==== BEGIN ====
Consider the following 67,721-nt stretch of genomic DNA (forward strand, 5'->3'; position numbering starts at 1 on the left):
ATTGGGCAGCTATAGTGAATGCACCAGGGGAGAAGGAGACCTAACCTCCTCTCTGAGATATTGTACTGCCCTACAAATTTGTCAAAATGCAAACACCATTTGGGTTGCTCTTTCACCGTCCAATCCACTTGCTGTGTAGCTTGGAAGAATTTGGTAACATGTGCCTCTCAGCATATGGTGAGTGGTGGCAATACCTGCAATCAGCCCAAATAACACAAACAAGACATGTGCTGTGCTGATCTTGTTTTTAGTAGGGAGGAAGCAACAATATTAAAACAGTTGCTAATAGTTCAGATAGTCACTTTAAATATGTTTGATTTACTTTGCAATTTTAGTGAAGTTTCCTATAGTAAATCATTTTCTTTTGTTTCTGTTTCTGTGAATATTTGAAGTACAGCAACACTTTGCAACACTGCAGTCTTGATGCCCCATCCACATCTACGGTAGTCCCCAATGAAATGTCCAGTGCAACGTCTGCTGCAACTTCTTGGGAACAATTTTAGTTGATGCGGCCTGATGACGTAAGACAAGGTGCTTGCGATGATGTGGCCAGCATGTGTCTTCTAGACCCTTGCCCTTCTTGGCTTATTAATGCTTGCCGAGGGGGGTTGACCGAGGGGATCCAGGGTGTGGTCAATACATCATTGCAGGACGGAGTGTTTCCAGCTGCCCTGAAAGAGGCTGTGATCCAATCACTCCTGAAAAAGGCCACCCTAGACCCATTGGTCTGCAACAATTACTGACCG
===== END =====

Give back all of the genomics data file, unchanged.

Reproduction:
Consider the following 67,721-nt stretch of genomic DNA (forward strand, 5'->3'; position numbering starts at 1 on the left):
ATTGGGCAGCTATAGTGAATGCACCAGGGGAGAAGGAGACCTAACCTCCTCTCTGAGATATTGTACTGCCCTACAAATTTGTCAAAATGCAAACACCATTTGGGTTGCTCTTTCACCGTCCAATCCACTTGCTGTGTAGCTTGGAAGAATTTGGTAACATGTGCCTCTCAGCATATGGTGAGTGGTGGCAATACCTGCAATCAGCCCAAATAACACAAACAAGACATGTGCTGTGCTGATCTTGTTTTTAGTAGGGAGGAAGCAACAATATTAAAACAGTTGCTAATAGTTCAGATAGTCACTTTAAATATGTTTGATTTACTTTGCAATTTTAGTGAAGTTTCCTATAGTAAATCATTTTCTTTTGTTTCTGTTTCTGTGAATATTTGAAGTACAGCAACACTTTGCAACACTGCAGTCTTGATGCCCCATCCACATCTACGGTAGTCCCCAATGAAATGTCCAGTGCAACGTCTGCTGCAACTTCTTGGGAACAATTTTAGTTGATGCGGCCTGATGACGTAAGACAAGGTGCTTGCGATGATGTGGCCAGCATGTGTCTTCTAGACCCTTGCCCTTCTTGGCTTATTAATGCTTGCCGAGGGGGGTTGACCGAGGGGATCCAGGGTGTGGTCAATACATCATTGCAGGACGGAGTGTTTCCAGCTGCCCTGAAAGAGGCTGTGATCCAATCACTCCTGAAAAAGGCCACCCTAGACCCATTGGTCTGCAACAATTACTGACCG